I have been going to bed so late that I have fallen a couple of days behind in this blog. This is not so good because one event tends to mix with the other, but has the advantage of letting me develop a more synthetic view of Latvian geography, history, and economy.
Our first adventure was to take the hop-on hop off tourist bus, with the idea that it would give us a good panorama of the city.
Riga is much smaller than say Paris
or Lisbon, so
there is only so much you can see before you start repeating yourself. Still,
we got a good view of the Daugava River (the for the Russians).
The city was developed along the east bank of the river, about 20 km inland
from the shores of the Baltic Sea, initially by the migration of groups from Donn
River Finland and Estonia (ca. 900 BC), but it was
not until the Vikings came into the picture (700 to 1200 AD) that Riga became a
permanent settlement. The Vikings loved it as the stage from which they could
pillage and plunder Russia,
using the as their access. Daugava
We made a stop at the
market place, which we were told was the largest in Europe
and one of the largest in the world (Latvians, like Texans, like having the
biggest and best of just about anything). Yes, the market has four large halls,
and the farmers market on the outside is fairly large, but from there to being
the largest could be a lively topic of discussion. After the market I walked to
the central plaza, where two merchant houses of the Middle Ages have been
reconstructed and gilded with gold to celebrate the Golden Age of Riga. From 1200 to 1580 AD, Riga
became a part of the Hanseatic League, a
network of wealthy cities between which there was very active trade.
Traditionally associated with German merchants, the Hanseatic League extended
all along the shores of the North Sea and the Baltic Sea.
Riga was a key member of the League as the hub
of commerce with Russia.
The Russian quarter of the city, now known as the Little Moscow and of dodgy
reputation, was well established in the Middle Ages. In 1570 The Reformation
came to Latvia, which became
Lutheran, and to date about half the people of modern Latvia are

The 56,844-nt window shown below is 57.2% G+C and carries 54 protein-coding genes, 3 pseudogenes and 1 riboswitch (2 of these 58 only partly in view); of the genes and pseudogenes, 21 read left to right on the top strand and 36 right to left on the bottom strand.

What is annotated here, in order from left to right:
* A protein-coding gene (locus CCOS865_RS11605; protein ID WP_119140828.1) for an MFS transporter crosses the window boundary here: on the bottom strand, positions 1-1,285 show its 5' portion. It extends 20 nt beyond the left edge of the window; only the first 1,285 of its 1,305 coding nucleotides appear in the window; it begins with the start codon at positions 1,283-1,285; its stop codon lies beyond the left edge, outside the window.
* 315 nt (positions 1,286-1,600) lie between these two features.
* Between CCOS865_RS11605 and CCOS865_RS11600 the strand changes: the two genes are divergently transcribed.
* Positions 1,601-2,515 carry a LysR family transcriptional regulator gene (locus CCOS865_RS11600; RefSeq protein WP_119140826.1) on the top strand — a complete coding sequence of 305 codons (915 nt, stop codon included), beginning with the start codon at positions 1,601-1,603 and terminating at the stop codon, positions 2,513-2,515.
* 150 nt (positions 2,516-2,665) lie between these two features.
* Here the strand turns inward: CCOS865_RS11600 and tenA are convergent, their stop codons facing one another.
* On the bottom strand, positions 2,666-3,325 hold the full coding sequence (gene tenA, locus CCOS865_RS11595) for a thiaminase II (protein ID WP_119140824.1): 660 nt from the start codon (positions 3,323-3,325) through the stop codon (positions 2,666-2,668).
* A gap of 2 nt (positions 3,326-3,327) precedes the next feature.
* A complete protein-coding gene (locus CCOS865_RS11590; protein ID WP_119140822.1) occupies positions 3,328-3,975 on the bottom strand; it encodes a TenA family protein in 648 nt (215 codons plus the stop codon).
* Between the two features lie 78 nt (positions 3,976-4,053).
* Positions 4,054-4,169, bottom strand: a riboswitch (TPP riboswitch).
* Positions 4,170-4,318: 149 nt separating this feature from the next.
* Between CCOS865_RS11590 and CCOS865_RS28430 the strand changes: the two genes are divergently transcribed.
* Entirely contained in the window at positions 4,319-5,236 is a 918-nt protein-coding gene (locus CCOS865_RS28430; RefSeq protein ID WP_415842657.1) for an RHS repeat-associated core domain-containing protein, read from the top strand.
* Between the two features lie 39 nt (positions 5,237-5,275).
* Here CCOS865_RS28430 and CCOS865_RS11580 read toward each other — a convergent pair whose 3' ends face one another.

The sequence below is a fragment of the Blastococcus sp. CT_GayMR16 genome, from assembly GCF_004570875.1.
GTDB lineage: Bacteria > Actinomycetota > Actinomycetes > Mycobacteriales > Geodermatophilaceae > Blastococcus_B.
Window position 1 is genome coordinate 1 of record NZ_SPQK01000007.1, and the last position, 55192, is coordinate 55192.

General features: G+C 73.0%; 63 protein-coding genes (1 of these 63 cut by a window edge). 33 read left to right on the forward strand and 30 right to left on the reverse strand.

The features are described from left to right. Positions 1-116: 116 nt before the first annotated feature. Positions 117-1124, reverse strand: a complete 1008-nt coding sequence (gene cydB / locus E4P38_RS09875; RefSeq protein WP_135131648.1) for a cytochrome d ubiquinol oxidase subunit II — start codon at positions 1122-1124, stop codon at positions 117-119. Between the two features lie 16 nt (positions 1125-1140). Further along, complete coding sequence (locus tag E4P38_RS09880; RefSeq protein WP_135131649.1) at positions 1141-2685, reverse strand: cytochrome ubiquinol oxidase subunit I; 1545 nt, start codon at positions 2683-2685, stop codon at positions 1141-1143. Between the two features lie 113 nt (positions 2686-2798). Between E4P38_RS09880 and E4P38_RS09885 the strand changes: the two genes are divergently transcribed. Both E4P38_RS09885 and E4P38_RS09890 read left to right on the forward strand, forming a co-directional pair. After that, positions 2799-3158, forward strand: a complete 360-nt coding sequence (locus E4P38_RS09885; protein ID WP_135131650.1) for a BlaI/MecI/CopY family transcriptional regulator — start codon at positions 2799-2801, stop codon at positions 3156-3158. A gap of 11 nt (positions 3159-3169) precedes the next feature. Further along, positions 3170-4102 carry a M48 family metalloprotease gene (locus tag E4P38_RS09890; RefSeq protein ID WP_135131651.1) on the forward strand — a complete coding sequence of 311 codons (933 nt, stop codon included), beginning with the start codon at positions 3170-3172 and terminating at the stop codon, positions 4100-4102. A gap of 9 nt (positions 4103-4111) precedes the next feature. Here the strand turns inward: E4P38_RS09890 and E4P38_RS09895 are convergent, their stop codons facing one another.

I later visited the
a memorial to the hardship suffered under the Nazi invasion (1940 to1945) and
the Russian Communist regime (1945 to 1991). Poor Latvians have really had a
hard time at it. Being in a very desirable location at the mouth of the
Daugava, just about everyone and their mother has taken a crack at them: Occupation Museum
1580 – 1620 Annexed by the Polish Empire (after a suitable war)
1620 – 1710 Annexed by the Swedish Empire (after yet another suitable war)
1710 – 1918 Annexed by the Russian Empire (yes, after yet another suitable war). The Russian Orthodox Church becomes very important, to the point that nearly half the population of modern
Latvia is Russian Orthodox.
1917 – The Bolshevik Revolution and the end of World War II
declares independence, and for the next two years fights with the new Russian
Communist regime to uphold its independence.
1920 – The
recognizes the Latvian state, and promises never again to occupy it.
1920 – 1940 Peace and prosperity of the
. Latvian Republic
and the Soviets Union agree to specific spheres of influence. Latvia falls within the sphere of influence of
Soviet Union, who promptly establishes military outposts throughout Latvia.
The Cheka (KGB) starts operating as a secret police in Riga.
declares war on the Soviet Union and invades Latvia. The Cheka flees the city
(great sigh of happiness heard throughout the nation, only to be followed by a
groan of agony as the SS takes its place).
1940 – 1945 Germany occupies
Latvia, and carries out the
Holocaust of the Jews here as well.
hopes the victorious allies will recognize it as a sovereign state, only to find
itself under the Soviet yoke. The Cheka comes back with a vengeance. Thousands
are deported overnight for the gulag camps of Siberia.
To make up for the missing labor force, thousands of Russians immigrate to Latvia,
in the well known pattern of colonization by “diluting” the local population
with people from the colonizing country.
1991 – The Soviet Union is dissolved, and the Baltic countries (
Lithuania, Latvia, and Estonia) are recognized as
sovereign states. To date, Latvia
is an ethnically diverse country. About 60% are native Latvians, 30% Russian
Latvians, and 10% of others, including German, Polish, and Jewish Latvians.
Most schools teach in Latvian and offer English as the second language, but
there are some where the instruction is in Russian with Latvian as a second
language. Both Latvian and Russian languages are heard throughout the city, and
all printed signs are in Latvian and Russian.
So, as you can see,
Latvia is quite a young republic,
with a lot of room to grow.
To close a busy day I took a 3-hour bicycle tour of the city. It was wonderful! Our guide was a smart young man who knew a lot about the country and the city of
and humble enough to candidly say he didn’t knew the answer to the odd
question. He first took us along the banks of the Daugava, but eventually
plunged into the dodgy streets of Little Moscow. This part of the city has
existed since the Middle Ages, but the powers that be always kept the Russian
traders outside of the walls of the city and would not allow them to build
stone structures. So, they built traditional wood Russian houses, which
periodically were burnt, either by accident or on purpose. For example, during
the Napoleonic wars the Fathers of the city saw a big cloud of dust coming from
the south and, panicking with the idea that Napoleon was coming, set fire to
the Russian district only to find that the dust cloud was nothing more than a
farmer bringing his animals to market. In any case, this is now the low rent
district of Riga, has a very large Russian population, and you would not want
to promenade yourself here after sunset.